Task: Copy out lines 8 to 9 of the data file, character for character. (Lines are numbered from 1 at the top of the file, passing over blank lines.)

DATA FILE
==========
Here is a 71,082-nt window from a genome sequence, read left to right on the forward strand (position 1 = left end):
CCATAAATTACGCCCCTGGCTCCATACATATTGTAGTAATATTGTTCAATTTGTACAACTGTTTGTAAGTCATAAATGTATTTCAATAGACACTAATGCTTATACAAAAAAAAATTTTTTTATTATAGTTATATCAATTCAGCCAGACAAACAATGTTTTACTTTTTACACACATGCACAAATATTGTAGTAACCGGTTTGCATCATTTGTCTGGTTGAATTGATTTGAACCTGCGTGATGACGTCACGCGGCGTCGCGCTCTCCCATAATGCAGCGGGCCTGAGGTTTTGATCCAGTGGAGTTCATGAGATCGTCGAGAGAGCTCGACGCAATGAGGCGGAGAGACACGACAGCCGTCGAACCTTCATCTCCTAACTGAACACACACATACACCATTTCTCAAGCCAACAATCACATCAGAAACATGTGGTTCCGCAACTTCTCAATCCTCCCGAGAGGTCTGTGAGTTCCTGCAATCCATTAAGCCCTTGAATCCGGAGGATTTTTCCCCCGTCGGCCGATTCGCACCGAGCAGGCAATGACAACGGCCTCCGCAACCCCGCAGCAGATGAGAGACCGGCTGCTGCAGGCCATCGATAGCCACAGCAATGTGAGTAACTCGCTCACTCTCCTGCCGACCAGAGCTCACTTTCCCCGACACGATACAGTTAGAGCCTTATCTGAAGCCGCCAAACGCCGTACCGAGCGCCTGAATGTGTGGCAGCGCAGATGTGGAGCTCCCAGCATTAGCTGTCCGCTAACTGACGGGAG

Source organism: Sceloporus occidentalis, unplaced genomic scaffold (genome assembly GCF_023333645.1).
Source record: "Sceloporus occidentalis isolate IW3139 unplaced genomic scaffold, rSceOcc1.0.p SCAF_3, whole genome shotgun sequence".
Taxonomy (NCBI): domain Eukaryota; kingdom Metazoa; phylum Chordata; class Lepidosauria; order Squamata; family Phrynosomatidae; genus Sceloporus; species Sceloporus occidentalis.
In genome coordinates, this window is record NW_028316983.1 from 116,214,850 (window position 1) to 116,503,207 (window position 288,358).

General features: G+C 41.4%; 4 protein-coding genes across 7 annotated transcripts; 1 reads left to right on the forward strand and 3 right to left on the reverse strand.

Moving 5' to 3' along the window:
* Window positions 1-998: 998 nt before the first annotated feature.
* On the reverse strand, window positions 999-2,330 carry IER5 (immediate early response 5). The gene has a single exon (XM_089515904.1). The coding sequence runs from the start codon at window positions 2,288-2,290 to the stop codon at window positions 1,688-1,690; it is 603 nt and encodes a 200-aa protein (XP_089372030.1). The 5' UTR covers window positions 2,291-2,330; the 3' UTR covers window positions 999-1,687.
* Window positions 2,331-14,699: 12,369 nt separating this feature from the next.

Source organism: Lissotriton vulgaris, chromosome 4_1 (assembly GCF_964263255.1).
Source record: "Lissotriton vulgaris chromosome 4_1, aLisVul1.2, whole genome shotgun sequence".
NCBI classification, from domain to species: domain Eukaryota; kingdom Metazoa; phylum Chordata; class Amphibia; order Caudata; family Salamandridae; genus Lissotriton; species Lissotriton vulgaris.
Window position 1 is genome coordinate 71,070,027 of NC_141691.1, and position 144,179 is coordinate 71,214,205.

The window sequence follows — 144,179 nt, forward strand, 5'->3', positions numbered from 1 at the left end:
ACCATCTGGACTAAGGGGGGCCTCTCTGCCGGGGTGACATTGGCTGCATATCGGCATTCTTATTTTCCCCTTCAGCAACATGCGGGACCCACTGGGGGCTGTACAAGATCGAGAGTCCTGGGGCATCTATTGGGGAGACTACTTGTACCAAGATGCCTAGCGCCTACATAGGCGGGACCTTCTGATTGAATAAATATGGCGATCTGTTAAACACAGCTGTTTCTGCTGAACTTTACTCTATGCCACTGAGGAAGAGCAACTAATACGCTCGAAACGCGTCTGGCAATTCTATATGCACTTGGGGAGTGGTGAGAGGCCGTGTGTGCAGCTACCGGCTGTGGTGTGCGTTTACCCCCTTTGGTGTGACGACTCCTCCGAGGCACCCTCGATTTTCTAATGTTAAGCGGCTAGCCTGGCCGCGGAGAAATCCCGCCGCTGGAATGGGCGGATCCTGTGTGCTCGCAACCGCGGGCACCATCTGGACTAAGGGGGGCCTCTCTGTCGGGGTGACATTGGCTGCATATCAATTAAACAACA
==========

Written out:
Moving 5' to 3' along the window:
* Window positions 1-998: 998 nt before the first annotated feature.